It is surely uncontroversial to say that Jacques Derrida was one of the greatest philosophers of the 20th century; his international reputation far exceeds that of any other French intellectual of his generation. More than that, his work fundamentally changed the way in which we think about language, philosophy, aesthetics, painting, literature, communication, ethics and politics. His early work criticised the structuralist presumption that language could be described as a static set of rules, and he showed how those rules admitted of contingency and were dependent on a temporality that could undermine their efficacy. He wrote against philosophical positions that uncritically subscribed to ‘totality’ or ‘systematicity’ as values, without first considering the alternatives that were ruled out by that pre-emptive valorisation. He insisted that the act of reading extends from literary texts to films, to works of art, to popular culture, to political scenarios, and to philosophy itself. This notion of ‘reading’ insists that our ability to understand relies on our capacity to interpret signs. It also presupposes that signs come to signify in ways that no particular author or speaker can constrain in advance through intention. This does not mean that language always confounds our intentions, but only that our intentions do not fully govern everything we end up meaning by what we say and write.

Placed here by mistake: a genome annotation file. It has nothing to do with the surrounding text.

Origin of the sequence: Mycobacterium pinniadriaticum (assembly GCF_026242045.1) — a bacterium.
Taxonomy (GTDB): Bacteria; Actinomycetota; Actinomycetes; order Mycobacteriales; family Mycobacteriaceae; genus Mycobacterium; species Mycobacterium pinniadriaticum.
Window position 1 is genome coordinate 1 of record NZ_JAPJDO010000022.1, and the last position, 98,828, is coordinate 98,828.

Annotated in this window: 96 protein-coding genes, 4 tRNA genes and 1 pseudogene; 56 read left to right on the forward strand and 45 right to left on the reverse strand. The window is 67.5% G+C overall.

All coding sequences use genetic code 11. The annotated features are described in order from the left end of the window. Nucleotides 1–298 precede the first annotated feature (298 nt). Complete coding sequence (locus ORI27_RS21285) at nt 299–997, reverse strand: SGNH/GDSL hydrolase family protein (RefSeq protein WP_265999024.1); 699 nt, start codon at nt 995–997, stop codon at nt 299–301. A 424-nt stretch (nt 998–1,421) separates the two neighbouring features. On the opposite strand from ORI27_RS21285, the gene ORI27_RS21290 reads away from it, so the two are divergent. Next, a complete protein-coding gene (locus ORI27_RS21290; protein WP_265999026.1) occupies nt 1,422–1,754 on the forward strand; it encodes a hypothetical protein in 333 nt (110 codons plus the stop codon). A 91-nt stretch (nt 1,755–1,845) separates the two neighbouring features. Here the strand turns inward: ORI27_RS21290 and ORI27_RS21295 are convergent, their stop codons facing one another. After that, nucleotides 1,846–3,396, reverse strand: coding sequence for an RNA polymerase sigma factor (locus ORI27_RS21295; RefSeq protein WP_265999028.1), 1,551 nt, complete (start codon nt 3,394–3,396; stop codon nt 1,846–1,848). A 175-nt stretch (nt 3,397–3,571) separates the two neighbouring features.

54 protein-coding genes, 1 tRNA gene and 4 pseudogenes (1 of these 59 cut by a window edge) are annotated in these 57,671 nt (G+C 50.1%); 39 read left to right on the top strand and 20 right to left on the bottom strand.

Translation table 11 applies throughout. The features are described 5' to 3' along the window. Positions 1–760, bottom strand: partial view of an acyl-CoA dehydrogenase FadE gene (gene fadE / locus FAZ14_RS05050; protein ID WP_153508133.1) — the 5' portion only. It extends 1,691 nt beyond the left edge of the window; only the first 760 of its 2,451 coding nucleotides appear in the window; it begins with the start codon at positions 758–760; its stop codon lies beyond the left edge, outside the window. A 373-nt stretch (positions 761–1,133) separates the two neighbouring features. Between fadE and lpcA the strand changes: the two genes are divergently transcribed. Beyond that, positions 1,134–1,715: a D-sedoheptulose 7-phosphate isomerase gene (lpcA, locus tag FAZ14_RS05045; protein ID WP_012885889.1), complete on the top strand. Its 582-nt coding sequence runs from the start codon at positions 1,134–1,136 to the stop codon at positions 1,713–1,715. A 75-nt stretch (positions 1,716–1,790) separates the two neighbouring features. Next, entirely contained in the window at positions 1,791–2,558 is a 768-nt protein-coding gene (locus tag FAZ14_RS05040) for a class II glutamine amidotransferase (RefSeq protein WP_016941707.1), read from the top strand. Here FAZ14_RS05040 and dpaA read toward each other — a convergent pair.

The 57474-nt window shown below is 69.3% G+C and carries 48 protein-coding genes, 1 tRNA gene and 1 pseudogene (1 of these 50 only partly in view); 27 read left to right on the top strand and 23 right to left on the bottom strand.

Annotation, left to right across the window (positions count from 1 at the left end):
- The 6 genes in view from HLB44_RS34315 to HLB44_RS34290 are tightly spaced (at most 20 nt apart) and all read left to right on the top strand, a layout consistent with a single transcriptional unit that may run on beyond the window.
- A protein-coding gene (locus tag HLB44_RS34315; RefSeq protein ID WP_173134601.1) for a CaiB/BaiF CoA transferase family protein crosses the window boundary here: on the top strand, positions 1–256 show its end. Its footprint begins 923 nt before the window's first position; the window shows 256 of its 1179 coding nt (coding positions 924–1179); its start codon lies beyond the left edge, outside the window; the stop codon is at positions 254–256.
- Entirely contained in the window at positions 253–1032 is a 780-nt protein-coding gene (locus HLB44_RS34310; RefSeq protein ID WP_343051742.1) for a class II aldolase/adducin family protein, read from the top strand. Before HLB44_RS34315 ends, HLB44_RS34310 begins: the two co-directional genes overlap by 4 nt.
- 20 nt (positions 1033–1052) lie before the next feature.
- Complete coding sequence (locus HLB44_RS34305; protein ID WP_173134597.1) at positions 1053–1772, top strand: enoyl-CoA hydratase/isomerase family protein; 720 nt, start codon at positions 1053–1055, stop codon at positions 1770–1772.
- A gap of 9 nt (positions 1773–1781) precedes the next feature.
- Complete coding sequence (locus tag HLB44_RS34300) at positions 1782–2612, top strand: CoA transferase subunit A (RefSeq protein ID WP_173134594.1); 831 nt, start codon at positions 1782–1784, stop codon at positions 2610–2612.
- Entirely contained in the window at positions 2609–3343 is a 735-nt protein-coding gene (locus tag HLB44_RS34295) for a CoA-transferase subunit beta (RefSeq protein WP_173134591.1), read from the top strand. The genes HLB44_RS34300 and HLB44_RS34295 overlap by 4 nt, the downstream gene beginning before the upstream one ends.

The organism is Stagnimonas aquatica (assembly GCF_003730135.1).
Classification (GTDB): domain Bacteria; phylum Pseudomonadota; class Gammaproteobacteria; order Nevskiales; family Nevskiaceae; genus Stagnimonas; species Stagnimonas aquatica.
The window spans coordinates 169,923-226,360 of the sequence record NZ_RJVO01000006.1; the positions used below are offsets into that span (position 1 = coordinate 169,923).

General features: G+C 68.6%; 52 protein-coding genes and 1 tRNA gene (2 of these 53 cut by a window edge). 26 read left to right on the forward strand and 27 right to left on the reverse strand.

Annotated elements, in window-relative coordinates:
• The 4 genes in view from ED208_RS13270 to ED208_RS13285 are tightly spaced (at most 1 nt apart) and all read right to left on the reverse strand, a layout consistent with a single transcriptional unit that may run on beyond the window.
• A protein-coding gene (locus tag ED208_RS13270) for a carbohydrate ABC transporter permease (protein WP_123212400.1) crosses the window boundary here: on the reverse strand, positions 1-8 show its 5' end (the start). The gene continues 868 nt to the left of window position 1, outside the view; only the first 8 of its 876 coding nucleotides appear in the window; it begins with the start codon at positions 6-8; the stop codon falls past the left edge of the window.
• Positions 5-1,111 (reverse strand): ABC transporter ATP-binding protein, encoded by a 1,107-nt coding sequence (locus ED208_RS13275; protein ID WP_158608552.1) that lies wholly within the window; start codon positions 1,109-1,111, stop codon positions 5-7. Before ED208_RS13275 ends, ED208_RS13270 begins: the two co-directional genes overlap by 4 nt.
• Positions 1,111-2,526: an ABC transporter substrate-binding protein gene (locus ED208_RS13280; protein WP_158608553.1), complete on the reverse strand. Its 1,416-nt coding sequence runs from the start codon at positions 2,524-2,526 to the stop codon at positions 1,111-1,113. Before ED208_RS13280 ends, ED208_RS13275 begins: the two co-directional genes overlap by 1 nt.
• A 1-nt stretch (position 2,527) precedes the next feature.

Derrida’s work moved from a criticism of philosophical presumptions in groundbreaking books such as Of Grammatology (1967), Writing and Difference (1967), Dissemination (1972), Spurs (1978) and The Post Card (1980), to the question of how to theorise the problem of ‘difference’. This term he wrote as ‘différance’, not only to mark the way that signification works – one term referring to another, always relying on a deferral of meaning between signifier and signified – but also to characterise an ethical relation, the relation of sexual difference, and the relation to the Other. If some readers thought that Derrida was a linguistic constructivist, they missed the fact that the name we have for something, for ourselves, for an other, is precisely what fails to capture the referent (as opposed to making or constructing it).